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  • Functions which return floating point values.

    I want to return floating point values from functions similar to the following, but...

    This is returning bizarre results:

    Code:
     SEED (sys_T());
        var myfloat[2];
        repeat
        flt_ADD (myfloat,NUM1(),NUM2());
        flt_PRINT (myfloat,"TOTAL:%f \n");
        pause (1000);
        forever
    endfunc
    
    func NUM1()
    var fl1[2],fl2[2];
    flt_ITOF(fl1,RAND());
    flt_LOG (fl2,fl1);
    flt_PRINT (fl2,"NUM1: %f \n");
    return (fl2);
    endfunc
    
    func NUM2()
    var fl1[2],fl2[2];
    flt_ITOF(fl1,RAND());
    flt_LOG (fl2,fl1);
    flt_PRINT (fl2,"NUM2: %f \n");
    return (fl2);
    
    endfunc
    Am I doing something incorrectly? Or should I not attempt to return floats?


    J.Dyess

  • #2


    Well, as you've worked out a float is really a two dimensional array of integers.

    So when you say
    return (fl2);

    You are 'simply' returning the address of fl2, which a) isn't what you want and b) will be invalid immediately after the statement is executed as fl2 is part of the stack that will be freed during the return.

    Passing the address to the routine is probably a better way to go about it.
    Mark

    Comment


    • #3


      Neither C or 4DGL is native to me, and since
      Passing the address to the routine is probably a better way to go about it.
      seems ambiguous, I've worked around it on my own. But thank you for the prompt response.

      Cheers
      J.Dyess

      Comment


      • #4


        Fully understand, that behaviour comes from C, for sure.

        C tends to be more 'grass roots', although it's not always apparent what it's really doing.

        Often other languages may pass addresses behind the scenes, but I guess that doesn't help you.

        What language is native to you?
        Mark

        Comment


        • #5


          I'm sorry. English would be my only native language. I'm just trying to figure out what address should be passed to what routine. There are plenty to choose from. I'm pretty sure you don't mean to return the pointer to the local float in my functions because that wouldn't work, right? They get destroyed too when the function terminates. Then there would be the literal interpretation to pass the address of the routine itself in program memory, but pass it to what? So that one's out too. Of course there's the obvious (and always last on the list) of passing the pointer of a float declared in main to the sub functions. I'm thinking that was what you meant?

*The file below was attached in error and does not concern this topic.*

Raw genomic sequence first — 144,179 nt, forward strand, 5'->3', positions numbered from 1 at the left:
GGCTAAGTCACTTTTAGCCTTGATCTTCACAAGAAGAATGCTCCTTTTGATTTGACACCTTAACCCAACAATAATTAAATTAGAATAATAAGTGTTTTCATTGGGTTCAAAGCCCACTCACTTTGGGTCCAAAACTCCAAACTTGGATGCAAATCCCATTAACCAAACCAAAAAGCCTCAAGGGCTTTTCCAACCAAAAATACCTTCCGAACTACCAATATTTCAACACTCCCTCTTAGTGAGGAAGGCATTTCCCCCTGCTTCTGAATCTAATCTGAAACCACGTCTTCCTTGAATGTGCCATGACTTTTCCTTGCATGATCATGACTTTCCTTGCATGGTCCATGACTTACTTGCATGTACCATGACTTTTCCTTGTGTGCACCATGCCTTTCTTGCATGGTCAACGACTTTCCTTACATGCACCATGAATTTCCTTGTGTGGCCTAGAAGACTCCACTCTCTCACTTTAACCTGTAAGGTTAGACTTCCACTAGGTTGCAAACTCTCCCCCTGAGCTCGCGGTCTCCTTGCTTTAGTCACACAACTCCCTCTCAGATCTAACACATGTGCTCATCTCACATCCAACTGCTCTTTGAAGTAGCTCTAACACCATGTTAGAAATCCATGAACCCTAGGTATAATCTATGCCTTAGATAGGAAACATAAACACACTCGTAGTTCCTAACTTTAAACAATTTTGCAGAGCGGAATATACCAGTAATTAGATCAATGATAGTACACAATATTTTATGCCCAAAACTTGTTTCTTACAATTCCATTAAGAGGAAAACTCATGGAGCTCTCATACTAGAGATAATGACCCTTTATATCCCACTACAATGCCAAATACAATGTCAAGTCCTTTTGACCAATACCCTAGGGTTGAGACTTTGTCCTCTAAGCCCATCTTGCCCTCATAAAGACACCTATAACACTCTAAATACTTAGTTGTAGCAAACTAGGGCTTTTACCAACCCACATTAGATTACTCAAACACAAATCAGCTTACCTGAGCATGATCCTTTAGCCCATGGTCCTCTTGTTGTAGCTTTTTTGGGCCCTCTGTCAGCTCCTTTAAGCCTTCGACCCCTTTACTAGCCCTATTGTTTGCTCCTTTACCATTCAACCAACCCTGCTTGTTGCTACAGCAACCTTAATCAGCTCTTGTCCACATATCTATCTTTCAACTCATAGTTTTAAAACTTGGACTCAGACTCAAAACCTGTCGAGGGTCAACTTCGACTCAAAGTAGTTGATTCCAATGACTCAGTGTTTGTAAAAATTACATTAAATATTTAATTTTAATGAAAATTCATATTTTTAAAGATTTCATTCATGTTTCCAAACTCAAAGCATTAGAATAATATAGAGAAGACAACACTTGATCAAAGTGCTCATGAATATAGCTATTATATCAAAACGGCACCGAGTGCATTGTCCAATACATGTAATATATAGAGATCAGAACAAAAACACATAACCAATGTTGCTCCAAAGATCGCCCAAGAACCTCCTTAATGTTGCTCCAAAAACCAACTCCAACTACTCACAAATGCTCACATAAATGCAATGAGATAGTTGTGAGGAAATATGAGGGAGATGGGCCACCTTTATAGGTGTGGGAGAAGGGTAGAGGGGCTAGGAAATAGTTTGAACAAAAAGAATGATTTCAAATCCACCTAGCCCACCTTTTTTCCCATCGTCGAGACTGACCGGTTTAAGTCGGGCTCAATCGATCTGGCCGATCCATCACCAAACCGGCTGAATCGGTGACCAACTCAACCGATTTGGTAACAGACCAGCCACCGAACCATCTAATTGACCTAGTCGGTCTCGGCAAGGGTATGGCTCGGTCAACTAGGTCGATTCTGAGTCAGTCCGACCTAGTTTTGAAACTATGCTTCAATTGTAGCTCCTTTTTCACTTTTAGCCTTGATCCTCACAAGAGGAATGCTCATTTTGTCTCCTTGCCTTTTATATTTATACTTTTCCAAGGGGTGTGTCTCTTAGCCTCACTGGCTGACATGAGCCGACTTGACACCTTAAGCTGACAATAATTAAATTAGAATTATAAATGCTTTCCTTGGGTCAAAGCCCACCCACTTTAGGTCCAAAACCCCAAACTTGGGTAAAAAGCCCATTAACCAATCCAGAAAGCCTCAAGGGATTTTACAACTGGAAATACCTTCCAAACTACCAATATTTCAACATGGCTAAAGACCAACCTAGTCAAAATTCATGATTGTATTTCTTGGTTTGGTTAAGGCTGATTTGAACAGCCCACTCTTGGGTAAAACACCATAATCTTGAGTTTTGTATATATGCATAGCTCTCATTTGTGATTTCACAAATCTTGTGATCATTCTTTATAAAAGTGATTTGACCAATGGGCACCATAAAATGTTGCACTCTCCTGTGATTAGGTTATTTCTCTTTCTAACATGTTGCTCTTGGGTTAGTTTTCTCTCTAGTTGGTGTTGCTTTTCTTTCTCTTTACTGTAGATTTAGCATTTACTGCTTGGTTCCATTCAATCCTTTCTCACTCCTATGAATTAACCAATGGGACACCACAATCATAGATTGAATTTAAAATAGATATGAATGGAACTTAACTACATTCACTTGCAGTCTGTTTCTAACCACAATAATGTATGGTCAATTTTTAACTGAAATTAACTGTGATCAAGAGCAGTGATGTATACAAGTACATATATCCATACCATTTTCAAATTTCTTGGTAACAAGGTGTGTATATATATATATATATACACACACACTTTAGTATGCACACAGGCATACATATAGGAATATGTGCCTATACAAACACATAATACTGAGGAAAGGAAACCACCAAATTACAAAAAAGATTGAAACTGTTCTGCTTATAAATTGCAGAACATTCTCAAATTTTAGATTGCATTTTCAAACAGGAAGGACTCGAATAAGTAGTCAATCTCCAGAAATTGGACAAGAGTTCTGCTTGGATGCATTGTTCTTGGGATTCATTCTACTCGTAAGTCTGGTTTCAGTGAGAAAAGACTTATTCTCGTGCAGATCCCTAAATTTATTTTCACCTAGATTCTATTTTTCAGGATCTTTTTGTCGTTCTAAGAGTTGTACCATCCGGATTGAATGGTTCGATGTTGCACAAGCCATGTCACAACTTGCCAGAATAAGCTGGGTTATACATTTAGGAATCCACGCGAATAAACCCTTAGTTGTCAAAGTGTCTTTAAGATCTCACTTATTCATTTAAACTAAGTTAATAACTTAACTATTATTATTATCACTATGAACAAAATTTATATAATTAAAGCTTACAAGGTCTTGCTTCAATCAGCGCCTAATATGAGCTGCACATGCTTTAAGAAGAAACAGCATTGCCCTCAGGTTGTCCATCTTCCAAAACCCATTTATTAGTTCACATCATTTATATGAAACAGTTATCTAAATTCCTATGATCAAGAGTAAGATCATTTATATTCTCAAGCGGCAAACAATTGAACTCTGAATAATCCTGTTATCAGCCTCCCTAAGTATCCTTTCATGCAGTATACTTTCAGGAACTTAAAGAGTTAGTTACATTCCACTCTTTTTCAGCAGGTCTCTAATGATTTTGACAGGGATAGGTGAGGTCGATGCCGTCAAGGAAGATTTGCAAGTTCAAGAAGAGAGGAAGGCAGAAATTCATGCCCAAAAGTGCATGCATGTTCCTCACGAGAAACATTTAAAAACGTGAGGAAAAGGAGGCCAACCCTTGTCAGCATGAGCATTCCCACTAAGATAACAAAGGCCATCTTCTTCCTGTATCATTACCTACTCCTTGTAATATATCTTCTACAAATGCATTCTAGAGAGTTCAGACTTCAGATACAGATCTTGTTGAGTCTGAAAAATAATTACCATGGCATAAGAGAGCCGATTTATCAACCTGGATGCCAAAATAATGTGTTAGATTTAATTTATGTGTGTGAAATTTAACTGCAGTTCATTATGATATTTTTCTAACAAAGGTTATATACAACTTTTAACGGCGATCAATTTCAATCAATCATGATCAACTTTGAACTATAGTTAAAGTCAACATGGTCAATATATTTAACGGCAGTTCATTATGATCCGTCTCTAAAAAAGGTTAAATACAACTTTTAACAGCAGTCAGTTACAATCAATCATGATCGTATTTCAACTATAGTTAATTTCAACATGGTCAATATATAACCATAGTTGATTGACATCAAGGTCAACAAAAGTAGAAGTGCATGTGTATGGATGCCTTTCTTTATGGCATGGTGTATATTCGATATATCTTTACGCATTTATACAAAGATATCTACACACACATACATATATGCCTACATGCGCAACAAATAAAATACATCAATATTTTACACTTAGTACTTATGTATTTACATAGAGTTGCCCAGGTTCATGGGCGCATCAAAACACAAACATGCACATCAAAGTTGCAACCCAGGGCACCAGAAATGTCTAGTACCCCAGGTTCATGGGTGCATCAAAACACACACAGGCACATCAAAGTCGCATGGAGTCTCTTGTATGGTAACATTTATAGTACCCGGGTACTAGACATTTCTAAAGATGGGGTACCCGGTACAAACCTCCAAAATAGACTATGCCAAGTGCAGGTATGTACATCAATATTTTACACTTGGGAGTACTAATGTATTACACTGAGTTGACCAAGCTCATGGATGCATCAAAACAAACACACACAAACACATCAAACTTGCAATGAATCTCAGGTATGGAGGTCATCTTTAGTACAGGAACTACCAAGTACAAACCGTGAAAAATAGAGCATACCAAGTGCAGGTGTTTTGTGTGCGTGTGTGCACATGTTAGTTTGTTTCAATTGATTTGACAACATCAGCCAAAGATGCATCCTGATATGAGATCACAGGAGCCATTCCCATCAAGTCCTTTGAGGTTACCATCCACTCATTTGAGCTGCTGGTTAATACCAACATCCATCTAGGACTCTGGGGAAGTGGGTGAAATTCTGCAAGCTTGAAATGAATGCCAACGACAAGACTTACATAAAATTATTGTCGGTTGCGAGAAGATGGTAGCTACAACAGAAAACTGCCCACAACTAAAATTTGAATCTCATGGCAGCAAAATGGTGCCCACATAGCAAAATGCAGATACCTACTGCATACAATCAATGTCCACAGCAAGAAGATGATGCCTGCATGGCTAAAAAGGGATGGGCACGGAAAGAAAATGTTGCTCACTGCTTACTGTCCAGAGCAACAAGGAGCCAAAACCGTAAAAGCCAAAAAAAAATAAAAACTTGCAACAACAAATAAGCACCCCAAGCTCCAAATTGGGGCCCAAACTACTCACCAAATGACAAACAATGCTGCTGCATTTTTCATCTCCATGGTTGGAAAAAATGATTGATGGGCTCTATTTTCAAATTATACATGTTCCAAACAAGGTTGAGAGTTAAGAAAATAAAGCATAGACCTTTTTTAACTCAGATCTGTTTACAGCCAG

J.Dyess

          Comment


          • #6


            As a work around I attempted to create global floats and set them from the sub functions. That process, however, resulted in some sort of address error that I didn't have time this evening to delve into.
            J.Dyess

            Comment


            • #7


              I have to say though, I am really impressed with this product. I can't get over how versatile it is at such a modest cost.
              J.Dyess

              Comment


              • #8


                Here's a simplistic example


                func fltadd(var fr, var fv1, var fv2)
                flt_ADD(fr, fv1, fv2) ;
                endfunc
                func main()
                var f1[2], f2[2], f3[2] ;
                flt_VAL(f1, "-0.345") ;
                flt_VAL(f2, "23.4") ;
                fltadd(f3,f1,f2) ;
                flt_PRINT(f3, "%g ");
                repeat
                forever
                endfunc
                Mark

                Comment


                • #9


                  Thank you very much for the sample code it does clarify things a bit for me. It's all a matter of aesthetics. I want the code to be modular and easy to read for other techs who might work on it later, or god forbid, engineers. That is the only reason I wanted values returned from the function calls themselves. Ie ...add (...,NUM1(),NUM2()); but if that's a faux pas then I will restructure it. No big. Thank you. :-)
                  J.Dyess

                  Comment

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